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Thomas StorringDirector – Economics and Statistics
Tel: 902-424-2410Email: thomas.storring@novascotia.ca

September 30, 2020
CANADA GDP BY INDUSTRY, JULY 2020 & AUGUST 2020 [PRELIMINARY]

Statistics Canada’s preliminary estimate for real Gross Domestic Product (GDP) points to an approximate 1 per cent increase in economic activity in August 2020. While economic recovery continues, the pace of growth will be moderate compared to what was observed in May to July. This flash estimate indicates that most sectors continue their growth trajectory in August with the exceptions of retail trade and public administration. These preliminary estimates will be revised with the release of the official GDP data for August on October 30, 2020.

Real Gross Domestic Product (GDP) in Canada increased 3.0 per cent in July. This was the third consecutive monthly increase and followed a 6.5 per cent gain recorded in June. The continued increase in economic activity offset the sharp declines experienced in March and April. However, overall economic activity was still about 6 per cent below the pre-COVID levels seen in February.

Compared to July 2019, the Canadian economy declined 5.0 per cent with an annualized value of $1,879 billion (chained 2012 dollars) in July2020.

Goods-Producing Industries

Output for goods-producing sector increased 3.2 per cent with all subsectors registering monthly gains.

The manufacturing sector output increased 5.9 per cent in July, following a 15.1 per cent gain registered in June. While many factories continued to ramp up their production according to the Monthly Survey of Manufacturing, overall activity remains 6.0 per cent below February’s level.

Durable manufacturing increased 5.7 per cent in July posting the third consecutive monthly gain. This gain was mostly supported by a 16.6 per cent increase in transportation equipment manufacturing. Motor vehicle (+10.5%) and motor vehicle parts manufacturing (+38.6%) continued scaling up production, following a pandemic-induced shutdown, to meet increased consumer demand.

Non-durable manufacturing output was up 6.2 per cent in July. Plastic and rubber products (+17.9%) and chemical manufacturing (+6.0%) contributed most to the growth, along with a 6.3 per cent increase in petroleum and coal product manufacturing.

Services-Producing Industries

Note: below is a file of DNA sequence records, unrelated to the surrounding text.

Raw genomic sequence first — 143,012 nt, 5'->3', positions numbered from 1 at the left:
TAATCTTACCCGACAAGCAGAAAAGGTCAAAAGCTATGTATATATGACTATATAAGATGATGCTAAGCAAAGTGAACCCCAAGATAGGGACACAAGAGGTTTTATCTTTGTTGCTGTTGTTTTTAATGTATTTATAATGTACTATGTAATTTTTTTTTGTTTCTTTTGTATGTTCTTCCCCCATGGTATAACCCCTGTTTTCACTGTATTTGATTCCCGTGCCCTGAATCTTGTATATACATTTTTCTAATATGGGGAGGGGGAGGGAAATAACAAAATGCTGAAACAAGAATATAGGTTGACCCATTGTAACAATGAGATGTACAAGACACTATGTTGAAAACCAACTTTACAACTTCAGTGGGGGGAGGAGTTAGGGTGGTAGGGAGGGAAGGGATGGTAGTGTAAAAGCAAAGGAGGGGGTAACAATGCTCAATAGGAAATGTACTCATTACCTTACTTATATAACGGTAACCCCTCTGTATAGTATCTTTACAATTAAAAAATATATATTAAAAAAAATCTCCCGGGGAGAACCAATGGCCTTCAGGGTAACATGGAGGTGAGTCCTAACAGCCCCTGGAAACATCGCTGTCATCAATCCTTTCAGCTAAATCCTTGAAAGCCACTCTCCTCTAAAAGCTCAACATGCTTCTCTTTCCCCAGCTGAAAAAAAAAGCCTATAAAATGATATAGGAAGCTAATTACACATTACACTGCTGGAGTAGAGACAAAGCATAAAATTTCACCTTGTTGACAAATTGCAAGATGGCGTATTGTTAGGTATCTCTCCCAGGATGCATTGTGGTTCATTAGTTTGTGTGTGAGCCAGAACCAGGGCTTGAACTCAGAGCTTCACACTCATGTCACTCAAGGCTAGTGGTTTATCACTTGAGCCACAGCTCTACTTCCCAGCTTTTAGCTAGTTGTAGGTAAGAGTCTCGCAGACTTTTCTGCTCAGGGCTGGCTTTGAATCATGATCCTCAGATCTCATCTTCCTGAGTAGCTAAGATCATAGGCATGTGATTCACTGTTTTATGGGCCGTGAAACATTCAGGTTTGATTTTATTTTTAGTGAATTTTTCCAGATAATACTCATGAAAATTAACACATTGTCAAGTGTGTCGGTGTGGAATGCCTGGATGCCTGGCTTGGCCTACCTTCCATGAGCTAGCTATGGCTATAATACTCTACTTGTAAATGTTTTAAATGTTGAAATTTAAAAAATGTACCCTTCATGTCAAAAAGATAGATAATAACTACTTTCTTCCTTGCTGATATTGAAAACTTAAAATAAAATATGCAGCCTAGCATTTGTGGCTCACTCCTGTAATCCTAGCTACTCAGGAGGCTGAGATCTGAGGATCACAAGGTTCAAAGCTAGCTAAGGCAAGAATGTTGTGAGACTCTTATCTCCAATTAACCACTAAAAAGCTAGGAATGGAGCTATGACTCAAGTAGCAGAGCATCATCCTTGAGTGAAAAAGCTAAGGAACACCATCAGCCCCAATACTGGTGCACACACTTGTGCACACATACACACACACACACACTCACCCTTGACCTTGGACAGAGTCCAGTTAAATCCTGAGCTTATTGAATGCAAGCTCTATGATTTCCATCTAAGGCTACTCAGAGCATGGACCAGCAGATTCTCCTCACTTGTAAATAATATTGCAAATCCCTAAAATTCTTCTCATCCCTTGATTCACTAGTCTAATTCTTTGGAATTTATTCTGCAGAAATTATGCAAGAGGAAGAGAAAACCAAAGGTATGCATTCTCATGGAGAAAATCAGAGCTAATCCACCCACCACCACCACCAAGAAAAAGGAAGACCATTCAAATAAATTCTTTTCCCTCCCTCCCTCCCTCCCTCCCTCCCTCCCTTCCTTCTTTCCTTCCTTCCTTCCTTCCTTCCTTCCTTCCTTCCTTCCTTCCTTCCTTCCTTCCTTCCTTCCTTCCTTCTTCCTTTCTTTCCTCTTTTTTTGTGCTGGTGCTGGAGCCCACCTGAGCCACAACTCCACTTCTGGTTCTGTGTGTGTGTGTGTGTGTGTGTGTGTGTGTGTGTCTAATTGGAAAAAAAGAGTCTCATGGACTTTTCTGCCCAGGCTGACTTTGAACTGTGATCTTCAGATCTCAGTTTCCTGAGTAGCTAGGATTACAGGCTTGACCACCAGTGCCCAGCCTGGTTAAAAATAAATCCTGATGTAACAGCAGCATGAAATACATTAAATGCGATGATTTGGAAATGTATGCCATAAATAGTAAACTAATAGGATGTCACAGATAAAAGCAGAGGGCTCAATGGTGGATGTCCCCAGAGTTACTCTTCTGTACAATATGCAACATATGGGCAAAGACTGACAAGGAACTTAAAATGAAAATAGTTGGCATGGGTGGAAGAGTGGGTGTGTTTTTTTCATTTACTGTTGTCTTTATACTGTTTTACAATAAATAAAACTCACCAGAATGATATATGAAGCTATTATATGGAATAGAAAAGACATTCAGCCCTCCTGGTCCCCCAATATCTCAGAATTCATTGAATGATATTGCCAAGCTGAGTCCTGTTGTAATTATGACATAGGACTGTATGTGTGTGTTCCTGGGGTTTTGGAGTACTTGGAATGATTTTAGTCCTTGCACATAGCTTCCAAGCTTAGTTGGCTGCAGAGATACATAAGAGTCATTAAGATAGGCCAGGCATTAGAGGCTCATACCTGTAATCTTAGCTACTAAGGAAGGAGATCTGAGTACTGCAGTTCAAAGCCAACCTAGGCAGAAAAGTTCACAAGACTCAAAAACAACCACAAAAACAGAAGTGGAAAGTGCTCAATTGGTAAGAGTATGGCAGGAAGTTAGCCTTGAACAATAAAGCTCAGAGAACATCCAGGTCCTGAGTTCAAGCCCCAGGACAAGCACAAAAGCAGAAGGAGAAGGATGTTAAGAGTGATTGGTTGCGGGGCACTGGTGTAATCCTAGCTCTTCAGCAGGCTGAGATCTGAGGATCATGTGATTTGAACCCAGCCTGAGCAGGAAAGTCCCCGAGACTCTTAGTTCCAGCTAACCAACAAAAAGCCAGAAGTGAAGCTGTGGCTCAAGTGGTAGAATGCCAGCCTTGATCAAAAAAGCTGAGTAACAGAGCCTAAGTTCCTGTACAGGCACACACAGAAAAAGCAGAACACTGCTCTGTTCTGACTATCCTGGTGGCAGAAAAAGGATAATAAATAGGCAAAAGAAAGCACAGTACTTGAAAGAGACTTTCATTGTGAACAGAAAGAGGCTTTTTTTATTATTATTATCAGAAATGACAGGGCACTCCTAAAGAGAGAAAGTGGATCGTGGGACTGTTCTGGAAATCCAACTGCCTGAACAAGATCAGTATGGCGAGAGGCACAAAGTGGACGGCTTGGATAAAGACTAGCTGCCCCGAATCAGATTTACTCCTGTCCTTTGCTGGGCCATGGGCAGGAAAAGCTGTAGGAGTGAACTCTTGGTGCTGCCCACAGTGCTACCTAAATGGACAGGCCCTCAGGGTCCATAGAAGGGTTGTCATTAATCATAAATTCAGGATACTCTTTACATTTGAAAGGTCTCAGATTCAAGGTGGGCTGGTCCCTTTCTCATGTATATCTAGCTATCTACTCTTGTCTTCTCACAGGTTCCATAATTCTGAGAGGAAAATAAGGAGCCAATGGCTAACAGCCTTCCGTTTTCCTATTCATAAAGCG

Output of services-producing sector increased 3.0 per cent in July 2020.

Following sharp declines in March and April, accommodation and food services output increased 20.1 per cent in July posting the third consecutive double-digit monthly gain.

Activity at food services and drinking places increased 17.6 per cent as establishments continued to reopen and customers got used to new rules and restrictions. As reported by the Food Services and Drinking Places survey, activity grew at all types of restaurants as well as bars, pubs and some nightclubs as summer and patio-season progressed.

With many Canadians choosing to close-to-home vacations, output in accommodation services increased 27.6 per cent in July. Despite these strong gains, output across both accommodation and food services remained approximately 43 per cent and 29 per cent below their respective pre-pandemic February levels.

The transportation and warehousing sector rose 5.7 per cent, as all 10 subsectors were up. Leading the growth were support activities for transportation (+8.0%) and truck transportation (+3.8%).

Wholesale trade output increased 4.6 per cent in July, as all nine subsectors expanded. The main contributor to this growth was the 6.0 per cent gain recorded in machinery, equipment and supplies wholesaling subsector.

The professional services sector output increased 2.8 per cent in July, up for the third consecutive month. Except for declines in March and April, the sector has been continuously growing since November 2017.

After surpassing the pre-pandemic levels of activity in June, retail trade edged up 0.4 per cent in July as 7 of 12 subsectors were up. Leading the growth were clothing and clothing accessories stores (+11.2%), motor vehicle and parts dealers (+3.2%) and gasoline stations (+6.5%), while building material and garden equipment and supplies (-10.2%), sporting goods, hobby, book and music stores (-7.6%) and food and beverage stores (-1.2%) offset some of the growth.

Output in construction sector increased 0.6 per cent in July. This was supported by gains in residential (+2.4%) and repair (+2.5%) construction which more than offset lower non-residential construction (-3.0%) and engineering and other construction (-0.5%).

 

Source: Statistics Canada, Table 36-10-0434-01 Gross domestic product (GDP) at basic prices, by industry, monthly (x 1,000,000)



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